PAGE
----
FIGURE 3-1 Misconceptions decrease with educational level but never entirely disappear (left), while mixed models of evolutionary change remain as common in advanced biology majors as in non-majors (right). The vertical scale on the left measures the numbers of key concepts and misconceptions used by respondents, while the vertical scale on the right measures the percentage of respondents using different kinds of explanatory models. SOURCE: Nehm and Ha, in preparation.
that putting pressure on animals will cause them to evolve. The mixing of naïve and scientific ideas is difficult to measure with multiple choice tests, but open response explanations can reveal the relative contributions of each category of information.
Of 428 people—107 from each group—the experts (the combined group of Ph.D. students, assistant professors, associate professors, and full professors) knew more key concepts and had fewer misconceptions (Figure 3-1). Some Ph.D. students still have naïve ideas about evolution, and occasionally a professor, although that was uncommon. People learn more about evolution as they take more courses, but a surprising number do not get rid of their misconceptions.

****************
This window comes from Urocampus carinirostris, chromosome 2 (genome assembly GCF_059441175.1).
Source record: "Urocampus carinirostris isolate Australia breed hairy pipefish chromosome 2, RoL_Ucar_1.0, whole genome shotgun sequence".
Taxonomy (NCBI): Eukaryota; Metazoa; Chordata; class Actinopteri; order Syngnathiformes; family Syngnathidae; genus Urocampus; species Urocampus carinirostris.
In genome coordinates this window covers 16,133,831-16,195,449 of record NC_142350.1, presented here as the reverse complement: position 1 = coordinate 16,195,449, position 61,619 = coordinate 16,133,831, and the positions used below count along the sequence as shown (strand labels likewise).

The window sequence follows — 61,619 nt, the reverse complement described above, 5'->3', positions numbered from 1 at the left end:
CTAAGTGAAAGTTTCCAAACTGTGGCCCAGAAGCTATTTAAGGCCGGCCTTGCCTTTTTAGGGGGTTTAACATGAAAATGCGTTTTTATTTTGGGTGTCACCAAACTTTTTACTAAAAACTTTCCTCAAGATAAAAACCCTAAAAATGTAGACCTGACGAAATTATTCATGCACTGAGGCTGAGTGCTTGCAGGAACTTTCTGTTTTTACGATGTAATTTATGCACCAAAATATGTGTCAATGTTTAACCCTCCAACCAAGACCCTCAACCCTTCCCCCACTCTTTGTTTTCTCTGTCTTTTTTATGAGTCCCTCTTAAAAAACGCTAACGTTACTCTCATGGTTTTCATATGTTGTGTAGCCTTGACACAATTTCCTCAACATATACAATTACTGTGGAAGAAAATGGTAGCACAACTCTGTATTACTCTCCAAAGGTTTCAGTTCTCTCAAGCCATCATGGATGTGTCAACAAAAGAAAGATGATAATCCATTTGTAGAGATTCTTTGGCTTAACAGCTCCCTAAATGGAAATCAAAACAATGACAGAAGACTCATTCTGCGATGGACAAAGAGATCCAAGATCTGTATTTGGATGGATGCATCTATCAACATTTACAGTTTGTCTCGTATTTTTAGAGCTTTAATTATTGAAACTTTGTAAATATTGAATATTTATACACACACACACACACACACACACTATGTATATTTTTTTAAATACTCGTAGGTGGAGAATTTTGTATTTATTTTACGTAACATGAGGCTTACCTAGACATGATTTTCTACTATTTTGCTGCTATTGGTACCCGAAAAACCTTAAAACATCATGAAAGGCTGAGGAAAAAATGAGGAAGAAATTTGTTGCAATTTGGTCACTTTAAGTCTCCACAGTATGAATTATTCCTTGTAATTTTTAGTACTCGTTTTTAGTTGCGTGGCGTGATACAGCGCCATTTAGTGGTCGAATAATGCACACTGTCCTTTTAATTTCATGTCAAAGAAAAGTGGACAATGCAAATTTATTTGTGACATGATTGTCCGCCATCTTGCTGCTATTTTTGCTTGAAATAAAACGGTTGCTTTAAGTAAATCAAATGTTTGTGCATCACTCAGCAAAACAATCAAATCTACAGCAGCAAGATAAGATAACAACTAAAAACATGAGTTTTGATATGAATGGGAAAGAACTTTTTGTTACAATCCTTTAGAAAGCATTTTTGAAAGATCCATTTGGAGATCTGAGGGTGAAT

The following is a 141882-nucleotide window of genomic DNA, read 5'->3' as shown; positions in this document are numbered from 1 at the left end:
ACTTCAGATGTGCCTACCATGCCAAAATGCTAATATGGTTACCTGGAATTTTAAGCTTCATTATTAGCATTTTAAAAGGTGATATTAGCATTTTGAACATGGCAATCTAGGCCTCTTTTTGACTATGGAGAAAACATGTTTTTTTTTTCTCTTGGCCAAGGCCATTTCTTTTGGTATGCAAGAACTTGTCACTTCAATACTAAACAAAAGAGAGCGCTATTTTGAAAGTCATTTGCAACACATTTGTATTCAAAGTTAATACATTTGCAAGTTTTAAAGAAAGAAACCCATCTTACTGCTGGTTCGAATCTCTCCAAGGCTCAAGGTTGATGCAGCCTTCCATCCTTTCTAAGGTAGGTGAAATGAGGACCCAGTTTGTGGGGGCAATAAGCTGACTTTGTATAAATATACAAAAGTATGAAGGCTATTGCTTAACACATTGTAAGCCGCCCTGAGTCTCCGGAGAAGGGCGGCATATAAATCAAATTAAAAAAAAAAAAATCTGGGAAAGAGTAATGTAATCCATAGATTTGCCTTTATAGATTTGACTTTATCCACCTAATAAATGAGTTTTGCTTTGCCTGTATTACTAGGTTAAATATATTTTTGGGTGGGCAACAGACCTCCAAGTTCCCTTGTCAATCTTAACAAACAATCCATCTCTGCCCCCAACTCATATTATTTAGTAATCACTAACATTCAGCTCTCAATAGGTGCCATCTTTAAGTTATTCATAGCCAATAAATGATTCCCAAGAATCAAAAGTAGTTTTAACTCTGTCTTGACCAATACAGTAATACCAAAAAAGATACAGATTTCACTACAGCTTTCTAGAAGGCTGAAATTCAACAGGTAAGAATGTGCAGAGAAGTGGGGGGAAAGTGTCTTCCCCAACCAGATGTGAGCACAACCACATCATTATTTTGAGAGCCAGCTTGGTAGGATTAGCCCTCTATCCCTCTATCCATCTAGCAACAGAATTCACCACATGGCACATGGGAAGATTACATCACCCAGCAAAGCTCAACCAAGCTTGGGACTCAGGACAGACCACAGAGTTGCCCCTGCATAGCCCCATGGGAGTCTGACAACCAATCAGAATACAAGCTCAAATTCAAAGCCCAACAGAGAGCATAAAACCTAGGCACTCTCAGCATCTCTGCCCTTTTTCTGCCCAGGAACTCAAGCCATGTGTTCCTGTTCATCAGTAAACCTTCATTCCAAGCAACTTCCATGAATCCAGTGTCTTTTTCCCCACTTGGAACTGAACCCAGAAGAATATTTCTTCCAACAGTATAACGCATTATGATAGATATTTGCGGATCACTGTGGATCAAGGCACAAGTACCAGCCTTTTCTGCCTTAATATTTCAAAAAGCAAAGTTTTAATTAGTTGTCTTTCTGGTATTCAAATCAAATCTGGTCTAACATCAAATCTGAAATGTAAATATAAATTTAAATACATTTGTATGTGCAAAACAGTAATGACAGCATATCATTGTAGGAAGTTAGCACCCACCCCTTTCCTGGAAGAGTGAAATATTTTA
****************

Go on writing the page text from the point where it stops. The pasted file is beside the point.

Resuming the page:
Moreover, as shown in Figure 3-1, up to 25 percent of the advanced majors who have taken an evolution course and other advanced courses still construct mixed models of evolutionary explanations that combine naïve and scientific ideas. The use of exclusively scientific models increases with educational level, but this use never gets above 60 percent of students in Nehm’s research. Furthermore, many students have only naïve ideas, although this percentage declines with educational level.
Research shows that novices tend to get tripped up by surface features of problems, such as the context, format, or details of a problem, rather than grasping a problem’s underlying structure. They think that similar problems framed in different ways are actually different problems,